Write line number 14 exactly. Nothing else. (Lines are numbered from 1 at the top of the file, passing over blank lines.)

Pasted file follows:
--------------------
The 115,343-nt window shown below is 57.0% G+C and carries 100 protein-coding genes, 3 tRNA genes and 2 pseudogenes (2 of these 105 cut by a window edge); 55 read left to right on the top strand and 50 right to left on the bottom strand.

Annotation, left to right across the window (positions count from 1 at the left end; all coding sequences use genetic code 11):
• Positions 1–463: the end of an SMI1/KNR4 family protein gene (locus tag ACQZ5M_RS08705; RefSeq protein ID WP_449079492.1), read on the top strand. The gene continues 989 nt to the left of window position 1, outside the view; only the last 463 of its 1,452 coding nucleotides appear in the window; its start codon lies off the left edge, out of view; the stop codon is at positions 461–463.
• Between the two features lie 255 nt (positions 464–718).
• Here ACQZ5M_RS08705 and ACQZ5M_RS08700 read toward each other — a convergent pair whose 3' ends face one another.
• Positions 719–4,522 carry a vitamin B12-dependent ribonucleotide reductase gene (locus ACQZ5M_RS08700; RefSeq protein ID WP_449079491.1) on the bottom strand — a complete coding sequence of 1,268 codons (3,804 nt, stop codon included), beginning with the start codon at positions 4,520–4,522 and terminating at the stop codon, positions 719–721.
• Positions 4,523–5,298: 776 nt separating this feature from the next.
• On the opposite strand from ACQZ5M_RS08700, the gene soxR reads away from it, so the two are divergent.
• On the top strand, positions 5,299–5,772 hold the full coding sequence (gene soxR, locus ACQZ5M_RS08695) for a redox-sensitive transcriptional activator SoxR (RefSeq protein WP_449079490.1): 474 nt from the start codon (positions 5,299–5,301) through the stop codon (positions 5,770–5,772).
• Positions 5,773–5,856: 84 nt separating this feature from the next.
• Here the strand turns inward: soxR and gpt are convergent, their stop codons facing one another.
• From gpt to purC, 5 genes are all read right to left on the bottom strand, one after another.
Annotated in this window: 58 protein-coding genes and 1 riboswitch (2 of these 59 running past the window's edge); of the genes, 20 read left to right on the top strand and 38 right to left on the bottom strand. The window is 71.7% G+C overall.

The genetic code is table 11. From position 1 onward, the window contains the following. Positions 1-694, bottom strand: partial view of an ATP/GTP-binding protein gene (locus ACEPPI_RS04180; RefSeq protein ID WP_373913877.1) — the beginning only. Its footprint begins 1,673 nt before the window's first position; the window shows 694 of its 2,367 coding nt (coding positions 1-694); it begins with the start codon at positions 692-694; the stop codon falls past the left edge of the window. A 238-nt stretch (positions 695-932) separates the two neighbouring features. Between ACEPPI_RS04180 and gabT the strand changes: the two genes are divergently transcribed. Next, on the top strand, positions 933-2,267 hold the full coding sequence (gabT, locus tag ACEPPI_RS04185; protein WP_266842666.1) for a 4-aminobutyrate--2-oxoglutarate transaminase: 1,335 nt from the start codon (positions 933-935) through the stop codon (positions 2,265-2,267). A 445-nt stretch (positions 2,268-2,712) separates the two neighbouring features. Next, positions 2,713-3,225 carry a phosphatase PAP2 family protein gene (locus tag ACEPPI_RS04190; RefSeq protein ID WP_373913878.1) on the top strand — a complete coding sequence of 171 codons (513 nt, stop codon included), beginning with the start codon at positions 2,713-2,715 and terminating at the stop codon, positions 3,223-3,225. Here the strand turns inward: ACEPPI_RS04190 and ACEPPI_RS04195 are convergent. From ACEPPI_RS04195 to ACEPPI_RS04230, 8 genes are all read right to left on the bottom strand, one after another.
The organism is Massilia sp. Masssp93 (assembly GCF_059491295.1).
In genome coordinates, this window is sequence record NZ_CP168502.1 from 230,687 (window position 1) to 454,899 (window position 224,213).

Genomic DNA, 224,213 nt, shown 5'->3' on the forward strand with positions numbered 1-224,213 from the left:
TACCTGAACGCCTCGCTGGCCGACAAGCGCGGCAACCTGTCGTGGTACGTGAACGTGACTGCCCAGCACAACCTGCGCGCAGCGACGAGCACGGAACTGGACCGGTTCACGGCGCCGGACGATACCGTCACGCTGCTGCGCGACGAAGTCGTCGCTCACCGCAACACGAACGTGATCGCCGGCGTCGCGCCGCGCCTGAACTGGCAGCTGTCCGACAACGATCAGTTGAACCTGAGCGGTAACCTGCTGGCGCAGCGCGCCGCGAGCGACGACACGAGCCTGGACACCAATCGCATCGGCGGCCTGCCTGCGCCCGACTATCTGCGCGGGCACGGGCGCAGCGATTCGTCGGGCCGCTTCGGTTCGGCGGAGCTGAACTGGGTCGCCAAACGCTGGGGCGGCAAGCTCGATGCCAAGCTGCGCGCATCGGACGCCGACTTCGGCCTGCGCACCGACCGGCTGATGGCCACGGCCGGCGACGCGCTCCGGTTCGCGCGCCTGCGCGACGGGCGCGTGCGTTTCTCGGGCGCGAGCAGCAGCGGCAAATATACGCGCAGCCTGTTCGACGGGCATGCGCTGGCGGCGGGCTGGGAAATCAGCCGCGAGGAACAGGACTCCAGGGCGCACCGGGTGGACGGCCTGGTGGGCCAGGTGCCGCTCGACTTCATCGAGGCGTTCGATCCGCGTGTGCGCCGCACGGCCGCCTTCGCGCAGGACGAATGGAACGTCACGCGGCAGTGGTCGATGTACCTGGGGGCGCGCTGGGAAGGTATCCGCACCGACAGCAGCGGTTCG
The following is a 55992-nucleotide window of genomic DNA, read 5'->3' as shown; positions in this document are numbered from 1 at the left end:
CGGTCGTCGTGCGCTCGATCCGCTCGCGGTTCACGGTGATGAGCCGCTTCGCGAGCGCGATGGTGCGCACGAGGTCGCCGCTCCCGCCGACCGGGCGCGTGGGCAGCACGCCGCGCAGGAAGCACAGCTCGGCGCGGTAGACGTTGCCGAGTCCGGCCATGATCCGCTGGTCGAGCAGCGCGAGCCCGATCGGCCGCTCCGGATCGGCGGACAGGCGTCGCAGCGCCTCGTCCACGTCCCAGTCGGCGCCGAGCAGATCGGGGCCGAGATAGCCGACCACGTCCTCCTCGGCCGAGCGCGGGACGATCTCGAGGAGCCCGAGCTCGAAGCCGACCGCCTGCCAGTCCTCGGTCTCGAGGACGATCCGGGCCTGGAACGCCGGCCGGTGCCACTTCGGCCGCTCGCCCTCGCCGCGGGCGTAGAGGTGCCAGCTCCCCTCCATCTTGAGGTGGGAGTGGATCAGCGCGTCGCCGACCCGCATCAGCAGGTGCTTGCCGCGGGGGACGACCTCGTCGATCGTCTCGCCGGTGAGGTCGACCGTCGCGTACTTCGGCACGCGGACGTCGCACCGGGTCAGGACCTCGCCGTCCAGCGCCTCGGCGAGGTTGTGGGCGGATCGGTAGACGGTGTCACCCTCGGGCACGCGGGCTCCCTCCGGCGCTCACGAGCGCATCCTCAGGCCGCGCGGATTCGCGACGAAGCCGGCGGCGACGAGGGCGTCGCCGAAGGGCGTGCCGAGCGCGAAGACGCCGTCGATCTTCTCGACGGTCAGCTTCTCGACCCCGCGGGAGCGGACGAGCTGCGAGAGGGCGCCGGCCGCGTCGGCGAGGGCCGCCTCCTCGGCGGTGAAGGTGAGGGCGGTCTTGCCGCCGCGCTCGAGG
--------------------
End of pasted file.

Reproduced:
The genetic code is table 11. From position 1 onward, the window contains the following. Positions 1-694, bottom strand: partial view of an ATP/GTP-binding protein gene (locus ACEPPI_RS04180; RefSeq protein ID WP_373913877.1) — the beginning only. Its footprint begins 1,673 nt before the window's first position; the window shows 694 of its 2,367 coding nt (coding positions 1-694); it begins with the start codon at positions 692-694; the stop codon falls past the left edge of the window. A 238-nt stretch (positions 695-932) separates the two neighbouring features. Between ACEPPI_RS04180 and gabT the strand changes: the two genes are divergently transcribed. Next, on the top strand, positions 933-2,267 hold the full coding sequence (gabT, locus tag ACEPPI_RS04185; protein WP_266842666.1) for a 4-aminobutyrate--2-oxoglutarate transaminase: 1,335 nt from the start codon (positions 933-935) through the stop codon (positions 2,265-2,267). A 445-nt stretch (positions 2,268-2,712) separates the two neighbouring features. Next, positions 2,713-3,225 carry a phosphatase PAP2 family protein gene (locus tag ACEPPI_RS04190; RefSeq protein ID WP_373913878.1) on the top strand — a complete coding sequence of 171 codons (513 nt, stop codon included), beginning with the start codon at positions 2,713-2,715 and terminating at the stop codon, positions 3,223-3,225. Here the strand turns inward: ACEPPI_RS04190 and ACEPPI_RS04195 are convergent. From ACEPPI_RS04195 to ACEPPI_RS04230, 8 genes are all read right to left on the bottom strand, one after another.